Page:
A few hours after Rev. Martin Luther King, Jr. was assassinated at a Memphis motel, violent mobs had looted and burned several blocks of Washington a few miles north of the White House, centered around the U Street commercial district. Quick action by D.C. police quelled the violence, but shortly before noon the next day, looting and arson broke out anew -- not just along U Street, but in two other commercial districts as well.
Over the next several days, the immediate crisis of the riots was matched by an equally ominous sense among the nation's political leadership that they were watching the final dissolution of the 1960s liberal dream. For many whites who watched flames overtake city after city -- Washington, Chicago, Baltimore, Kansas City -- the April riots were an unfathomable and deeply troubling response during what should have been a time of national mourning. To them the rioters were little better than common criminals. But a look at the average rioter complicates such conclusions: they were primarily young (under 25) and male, but most made a decent salary, had a better than average education, and had no previous arrest record. In interviews and testimonies afterward, rioters recalled a sense of release, of striking back at the "system."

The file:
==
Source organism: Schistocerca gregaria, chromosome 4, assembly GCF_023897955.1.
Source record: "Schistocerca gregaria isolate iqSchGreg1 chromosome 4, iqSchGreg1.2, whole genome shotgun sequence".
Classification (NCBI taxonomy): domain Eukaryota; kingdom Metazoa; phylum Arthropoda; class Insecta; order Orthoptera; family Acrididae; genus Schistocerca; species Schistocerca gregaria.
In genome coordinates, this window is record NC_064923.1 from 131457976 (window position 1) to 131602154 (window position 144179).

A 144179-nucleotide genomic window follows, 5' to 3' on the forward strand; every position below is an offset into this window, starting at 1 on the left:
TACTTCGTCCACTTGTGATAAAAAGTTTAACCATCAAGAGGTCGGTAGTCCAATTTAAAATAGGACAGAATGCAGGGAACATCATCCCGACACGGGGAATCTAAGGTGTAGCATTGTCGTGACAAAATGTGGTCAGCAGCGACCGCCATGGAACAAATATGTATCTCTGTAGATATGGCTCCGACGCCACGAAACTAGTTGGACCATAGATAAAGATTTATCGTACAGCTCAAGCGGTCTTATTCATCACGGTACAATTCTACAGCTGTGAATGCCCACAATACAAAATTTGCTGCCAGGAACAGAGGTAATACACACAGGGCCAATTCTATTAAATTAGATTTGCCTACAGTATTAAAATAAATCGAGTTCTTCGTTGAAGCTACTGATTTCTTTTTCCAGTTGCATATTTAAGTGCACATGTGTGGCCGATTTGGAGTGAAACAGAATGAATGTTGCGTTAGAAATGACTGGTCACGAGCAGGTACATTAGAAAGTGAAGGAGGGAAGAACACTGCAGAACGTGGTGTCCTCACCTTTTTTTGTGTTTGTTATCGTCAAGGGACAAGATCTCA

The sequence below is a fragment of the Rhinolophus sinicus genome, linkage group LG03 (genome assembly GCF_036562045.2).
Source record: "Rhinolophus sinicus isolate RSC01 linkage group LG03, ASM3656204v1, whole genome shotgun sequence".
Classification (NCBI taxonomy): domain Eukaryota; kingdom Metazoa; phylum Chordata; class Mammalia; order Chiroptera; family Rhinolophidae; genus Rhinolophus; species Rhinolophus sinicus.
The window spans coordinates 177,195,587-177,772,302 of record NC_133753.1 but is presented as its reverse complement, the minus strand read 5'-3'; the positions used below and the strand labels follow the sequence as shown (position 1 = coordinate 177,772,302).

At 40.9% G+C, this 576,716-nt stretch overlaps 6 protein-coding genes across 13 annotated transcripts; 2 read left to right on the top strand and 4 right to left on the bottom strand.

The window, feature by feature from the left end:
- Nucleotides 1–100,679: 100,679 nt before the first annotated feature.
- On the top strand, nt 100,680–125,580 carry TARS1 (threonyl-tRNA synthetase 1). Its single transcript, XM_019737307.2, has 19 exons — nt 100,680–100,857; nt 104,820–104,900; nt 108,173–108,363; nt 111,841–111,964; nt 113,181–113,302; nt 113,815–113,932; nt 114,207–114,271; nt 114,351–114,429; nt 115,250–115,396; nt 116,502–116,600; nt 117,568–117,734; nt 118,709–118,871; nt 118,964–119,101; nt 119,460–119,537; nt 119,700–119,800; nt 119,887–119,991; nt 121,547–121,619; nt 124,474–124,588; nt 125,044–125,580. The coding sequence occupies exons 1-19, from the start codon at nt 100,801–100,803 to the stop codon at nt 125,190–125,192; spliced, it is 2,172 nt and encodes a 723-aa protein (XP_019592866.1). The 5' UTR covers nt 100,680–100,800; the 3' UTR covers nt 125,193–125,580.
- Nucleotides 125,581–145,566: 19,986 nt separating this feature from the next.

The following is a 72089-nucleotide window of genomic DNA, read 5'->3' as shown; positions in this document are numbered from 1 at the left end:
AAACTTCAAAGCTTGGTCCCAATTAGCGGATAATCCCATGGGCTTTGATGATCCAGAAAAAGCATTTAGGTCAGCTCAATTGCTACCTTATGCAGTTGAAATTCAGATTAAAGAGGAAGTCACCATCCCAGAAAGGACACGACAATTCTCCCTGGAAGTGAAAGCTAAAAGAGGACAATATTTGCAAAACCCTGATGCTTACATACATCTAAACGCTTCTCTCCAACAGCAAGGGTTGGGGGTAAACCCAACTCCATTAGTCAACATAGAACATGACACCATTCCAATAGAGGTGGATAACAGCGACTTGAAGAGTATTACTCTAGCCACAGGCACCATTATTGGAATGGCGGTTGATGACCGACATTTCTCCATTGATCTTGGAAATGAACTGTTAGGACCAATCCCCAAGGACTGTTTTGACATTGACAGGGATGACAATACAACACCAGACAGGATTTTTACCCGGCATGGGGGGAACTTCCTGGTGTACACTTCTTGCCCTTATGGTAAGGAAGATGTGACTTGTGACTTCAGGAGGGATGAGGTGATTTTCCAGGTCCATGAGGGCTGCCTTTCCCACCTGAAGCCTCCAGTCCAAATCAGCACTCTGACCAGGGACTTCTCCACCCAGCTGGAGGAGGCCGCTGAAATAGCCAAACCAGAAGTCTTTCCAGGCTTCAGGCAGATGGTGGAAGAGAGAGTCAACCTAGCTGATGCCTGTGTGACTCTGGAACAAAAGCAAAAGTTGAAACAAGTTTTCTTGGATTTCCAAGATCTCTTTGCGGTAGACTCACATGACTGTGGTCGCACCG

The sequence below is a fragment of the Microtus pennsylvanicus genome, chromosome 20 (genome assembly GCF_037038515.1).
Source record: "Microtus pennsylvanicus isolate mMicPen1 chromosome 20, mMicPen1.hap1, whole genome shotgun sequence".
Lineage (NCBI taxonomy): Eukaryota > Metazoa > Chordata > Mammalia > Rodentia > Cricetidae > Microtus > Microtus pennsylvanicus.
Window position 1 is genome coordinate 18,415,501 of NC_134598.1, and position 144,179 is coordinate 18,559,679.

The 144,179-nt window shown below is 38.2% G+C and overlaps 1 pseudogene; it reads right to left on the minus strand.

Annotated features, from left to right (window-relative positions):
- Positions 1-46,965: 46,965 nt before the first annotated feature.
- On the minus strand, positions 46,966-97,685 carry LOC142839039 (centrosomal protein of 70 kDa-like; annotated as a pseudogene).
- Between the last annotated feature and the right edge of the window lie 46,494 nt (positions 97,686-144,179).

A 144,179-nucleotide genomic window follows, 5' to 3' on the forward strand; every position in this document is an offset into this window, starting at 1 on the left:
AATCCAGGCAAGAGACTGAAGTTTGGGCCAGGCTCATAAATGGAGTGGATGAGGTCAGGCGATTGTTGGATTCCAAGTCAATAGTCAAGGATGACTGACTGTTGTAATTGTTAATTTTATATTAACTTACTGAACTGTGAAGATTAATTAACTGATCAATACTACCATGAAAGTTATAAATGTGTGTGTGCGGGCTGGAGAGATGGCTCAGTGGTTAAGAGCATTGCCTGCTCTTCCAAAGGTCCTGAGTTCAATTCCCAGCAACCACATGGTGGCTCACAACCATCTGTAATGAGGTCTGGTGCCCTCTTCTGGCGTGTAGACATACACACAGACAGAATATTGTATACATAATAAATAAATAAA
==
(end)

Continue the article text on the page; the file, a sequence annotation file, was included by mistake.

To say that the riots meant different things to different people would be exceedingly trite if it weren't also exceedingly true. In ways large and small, the King riots solidified attitudes and trends that destroyed the momentum behind racial progress, fatally wounded postwar domestic liberalism, created new divisions among blacks and whites, and condemned urban America to decades of poverty and crime. This book will explain why they occurred, how they played out, and what they meant.
About the Author
Clay Risen, formerly an editor at the New Republic, is the founding managing editor of Democracy: A Journal of Ideas. He's also written for Smithsonian, Slate, the Atlantic, and the New York Times Sunday Magazine.